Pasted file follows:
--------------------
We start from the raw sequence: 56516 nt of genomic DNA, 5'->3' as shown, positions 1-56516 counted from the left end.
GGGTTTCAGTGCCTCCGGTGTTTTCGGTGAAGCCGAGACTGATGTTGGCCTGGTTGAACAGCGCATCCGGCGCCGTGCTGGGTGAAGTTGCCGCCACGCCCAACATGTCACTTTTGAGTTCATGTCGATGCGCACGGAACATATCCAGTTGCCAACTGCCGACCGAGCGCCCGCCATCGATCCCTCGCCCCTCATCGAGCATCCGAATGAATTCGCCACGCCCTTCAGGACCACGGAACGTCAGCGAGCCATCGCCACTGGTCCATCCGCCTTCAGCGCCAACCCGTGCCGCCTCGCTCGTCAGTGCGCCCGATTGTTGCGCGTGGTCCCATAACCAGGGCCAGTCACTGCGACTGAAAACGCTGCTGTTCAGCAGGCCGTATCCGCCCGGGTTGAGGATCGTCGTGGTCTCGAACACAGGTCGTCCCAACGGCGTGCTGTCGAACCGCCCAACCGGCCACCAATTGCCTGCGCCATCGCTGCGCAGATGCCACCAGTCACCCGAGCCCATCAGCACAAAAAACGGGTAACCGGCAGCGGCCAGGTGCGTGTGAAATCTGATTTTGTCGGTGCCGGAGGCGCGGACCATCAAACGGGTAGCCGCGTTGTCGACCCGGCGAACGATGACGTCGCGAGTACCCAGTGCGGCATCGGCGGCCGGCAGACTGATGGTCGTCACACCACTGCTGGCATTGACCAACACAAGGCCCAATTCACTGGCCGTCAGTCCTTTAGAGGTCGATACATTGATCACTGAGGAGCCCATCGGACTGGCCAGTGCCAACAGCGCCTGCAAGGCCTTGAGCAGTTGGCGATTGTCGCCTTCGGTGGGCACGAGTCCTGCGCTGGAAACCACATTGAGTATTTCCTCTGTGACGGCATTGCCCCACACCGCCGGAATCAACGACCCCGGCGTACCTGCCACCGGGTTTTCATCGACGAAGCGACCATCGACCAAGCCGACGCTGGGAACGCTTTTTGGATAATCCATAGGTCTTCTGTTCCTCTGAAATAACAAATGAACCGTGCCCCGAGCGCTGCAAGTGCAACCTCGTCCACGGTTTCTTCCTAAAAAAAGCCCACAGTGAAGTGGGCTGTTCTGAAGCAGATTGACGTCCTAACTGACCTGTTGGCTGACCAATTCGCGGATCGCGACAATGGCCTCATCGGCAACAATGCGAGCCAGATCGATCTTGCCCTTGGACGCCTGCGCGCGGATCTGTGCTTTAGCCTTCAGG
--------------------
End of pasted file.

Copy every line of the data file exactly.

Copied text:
We start from the raw sequence: 56516 nt of genomic DNA, 5'->3' as shown, positions 1-56516 counted from the left end.
GGGTTTCAGTGCCTCCGGTGTTTTCGGTGAAGCCGAGACTGATGTTGGCCTGGTTGAACAGCGCATCCGGCGCCGTGCTGGGTGAAGTTGCCGCCACGCCCAACATGTCACTTTTGAGTTCATGTCGATGCGCACGGAACATATCCAGTTGCCAACTGCCGACCGAGCGCCCGCCATCGATCCCTCGCCCCTCATCGAGCATCCGAATGAATTCGCCACGCCCTTCAGGACCACGGAACGTCAGCGAGCCATCGCCACTGGTCCATCCGCCTTCAGCGCCAACCCGTGCCGCCTCGCTCGTCAGTGCGCCCGATTGTTGCGCGTGGTCCCATAACCAGGGCCAGTCACTGCGACTGAAAACGCTGCTGTTCAGCAGGCCGTATCCGCCCGGGTTGAGGATCGTCGTGGTCTCGAACACAGGTCGTCCCAACGGCGTGCTGTCGAACCGCCCAACCGGCCACCAATTGCCTGCGCCATCGCTGCGCAGATGCCACCAGTCACCCGAGCCCATCAGCACAAAAAACGGGTAACCGGCAGCGGCCAGGTGCGTGTGAAATCTGATTTTGTCGGTGCCGGAGGCGCGGACCATCAAACGGGTAGCCGCGTTGTCGACCCGGCGAACGATGACGTCGCGAGTACCCAGTGCGGCATCGGCGGCCGGCAGACTGATGGTCGTCACACCACTGCTGGCATTGACCAACACAAGGCCCAATTCACTGGCCGTCAGTCCTTTAGAGGTCGATACATTGATCACTGAGGAGCCCATCGGACTGGCCAGTGCCAACAGCGCCTGCAAGGCCTTGAGCAGTTGGCGATTGTCGCCTTCGGTGGGCACGAGTCCTGCGCTGGAAACCACATTGAGTATTTCCTCTGTGACGGCATTGCCCCACACCGCCGGAATCAACGACCCCGGCGTACCTGCCACCGGGTTTTCATCGACGAAGCGACCATCGACCAAGCCGACGCTGGGAACGCTTTTTGGATAATCCATAGGTCTTCTGTTCCTCTGAAATAACAAATGAACCGTGCCCCGAGCGCTGCAAGTGCAACCTCGTCCACGGTTTCTTCCTAAAAAAAGCCCACAGTGAAGTGGGCTGTTCTGAAGCAGATTGACGTCCTAACTGACCTGTTGGCTGACCAATTCGCGGATCGCGACAATGGCCTCATCGGCAACAATGCGAGCCAGATCGATCTTGCCCTTGGACGCCTGCGCGCGGATCTGTGCTTTAGCCTTCAGG